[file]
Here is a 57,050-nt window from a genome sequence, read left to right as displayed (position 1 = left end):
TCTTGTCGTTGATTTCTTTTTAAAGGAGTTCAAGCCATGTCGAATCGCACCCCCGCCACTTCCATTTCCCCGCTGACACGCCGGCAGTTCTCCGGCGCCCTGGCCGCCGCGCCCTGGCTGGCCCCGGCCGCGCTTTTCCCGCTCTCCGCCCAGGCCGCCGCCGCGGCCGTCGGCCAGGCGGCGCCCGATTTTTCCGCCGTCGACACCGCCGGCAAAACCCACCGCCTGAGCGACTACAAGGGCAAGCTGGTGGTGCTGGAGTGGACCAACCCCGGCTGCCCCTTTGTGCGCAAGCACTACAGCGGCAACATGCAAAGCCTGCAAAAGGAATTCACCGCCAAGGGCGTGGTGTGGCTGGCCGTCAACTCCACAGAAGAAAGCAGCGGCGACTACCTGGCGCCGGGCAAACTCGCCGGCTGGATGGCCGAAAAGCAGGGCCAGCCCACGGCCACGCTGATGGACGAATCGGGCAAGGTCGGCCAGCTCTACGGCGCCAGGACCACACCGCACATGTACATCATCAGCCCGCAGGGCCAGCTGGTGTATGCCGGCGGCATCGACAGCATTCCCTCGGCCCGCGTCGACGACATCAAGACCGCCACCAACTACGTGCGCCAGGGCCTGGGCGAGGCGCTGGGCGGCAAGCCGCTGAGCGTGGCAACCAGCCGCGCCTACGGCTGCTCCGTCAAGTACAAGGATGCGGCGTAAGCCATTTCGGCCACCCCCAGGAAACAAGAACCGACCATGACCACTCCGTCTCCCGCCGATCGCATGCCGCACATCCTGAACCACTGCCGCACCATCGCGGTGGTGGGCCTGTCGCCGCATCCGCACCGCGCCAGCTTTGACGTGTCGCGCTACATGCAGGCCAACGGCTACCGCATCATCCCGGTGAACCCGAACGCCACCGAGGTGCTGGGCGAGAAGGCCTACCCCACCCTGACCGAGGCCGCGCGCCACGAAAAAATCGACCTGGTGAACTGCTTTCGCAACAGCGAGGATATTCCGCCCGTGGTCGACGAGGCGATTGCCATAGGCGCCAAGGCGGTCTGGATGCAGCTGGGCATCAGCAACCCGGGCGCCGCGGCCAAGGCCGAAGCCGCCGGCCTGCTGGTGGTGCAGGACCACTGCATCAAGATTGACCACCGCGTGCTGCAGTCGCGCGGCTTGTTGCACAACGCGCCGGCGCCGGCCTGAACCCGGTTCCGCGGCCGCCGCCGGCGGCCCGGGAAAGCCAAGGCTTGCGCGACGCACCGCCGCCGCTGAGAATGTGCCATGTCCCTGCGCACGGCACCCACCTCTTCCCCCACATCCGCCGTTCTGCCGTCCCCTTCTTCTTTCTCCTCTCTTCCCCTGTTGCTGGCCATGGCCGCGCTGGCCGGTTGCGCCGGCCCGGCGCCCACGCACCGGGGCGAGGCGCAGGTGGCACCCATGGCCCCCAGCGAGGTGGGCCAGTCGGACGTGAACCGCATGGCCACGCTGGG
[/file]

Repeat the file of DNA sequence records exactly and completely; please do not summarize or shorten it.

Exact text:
Here is a 57,050-nt window from a genome sequence, read left to right as displayed (position 1 = left end):
TCTTGTCGTTGATTTCTTTTTAAAGGAGTTCAAGCCATGTCGAATCGCACCCCCGCCACTTCCATTTCCCCGCTGACACGCCGGCAGTTCTCCGGCGCCCTGGCCGCCGCGCCCTGGCTGGCCCCGGCCGCGCTTTTCCCGCTCTCCGCCCAGGCCGCCGCCGCGGCCGTCGGCCAGGCGGCGCCCGATTTTTCCGCCGTCGACACCGCCGGCAAAACCCACCGCCTGAGCGACTACAAGGGCAAGCTGGTGGTGCTGGAGTGGACCAACCCCGGCTGCCCCTTTGTGCGCAAGCACTACAGCGGCAACATGCAAAGCCTGCAAAAGGAATTCACCGCCAAGGGCGTGGTGTGGCTGGCCGTCAACTCCACAGAAGAAAGCAGCGGCGACTACCTGGCGCCGGGCAAACTCGCCGGCTGGATGGCCGAAAAGCAGGGCCAGCCCACGGCCACGCTGATGGACGAATCGGGCAAGGTCGGCCAGCTCTACGGCGCCAGGACCACACCGCACATGTACATCATCAGCCCGCAGGGCCAGCTGGTGTATGCCGGCGGCATCGACAGCATTCCCTCGGCCCGCGTCGACGACATCAAGACCGCCACCAACTACGTGCGCCAGGGCCTGGGCGAGGCGCTGGGCGGCAAGCCGCTGAGCGTGGCAACCAGCCGCGCCTACGGCTGCTCCGTCAAGTACAAGGATGCGGCGTAAGCCATTTCGGCCACCCCCAGGAAACAAGAACCGACCATGACCACTCCGTCTCCCGCCGATCGCATGCCGCACATCCTGAACCACTGCCGCACCATCGCGGTGGTGGGCCTGTCGCCGCATCCGCACCGCGCCAGCTTTGACGTGTCGCGCTACATGCAGGCCAACGGCTACCGCATCATCCCGGTGAACCCGAACGCCACCGAGGTGCTGGGCGAGAAGGCCTACCCCACCCTGACCGAGGCCGCGCGCCACGAAAAAATCGACCTGGTGAACTGCTTTCGCAACAGCGAGGATATTCCGCCCGTGGTCGACGAGGCGATTGCCATAGGCGCCAAGGCGGTCTGGATGCAGCTGGGCATCAGCAACCCGGGCGCCGCGGCCAAGGCCGAAGCCGCCGGCCTGCTGGTGGTGCAGGACCACTGCATCAAGATTGACCACCGCGTGCTGCAGTCGCGCGGCTTGTTGCACAACGCGCCGGCGCCGGCCTGAACCCGGTTCCGCGGCCGCCGCCGGCGGCCCGGGAAAGCCAAGGCTTGCGCGACGCACCGCCGCCGCTGAGAATGTGCCATGTCCCTGCGCACGGCACCCACCTCTTCCCCCACATCCGCCGTTCTGCCGTCCCCTTCTTCTTTCTCCTCTCTTCCCCTGTTGCTGGCCATGGCCGCGCTGGCCGGTTGCGCCGGCCCGGCGCCCACGCACCGGGGCGAGGCGCAGGTGGCACCCATGGCCCCCAGCGAGGTGGGCCAGTCGGACGTGAACCGCATGGCCACGCTGGG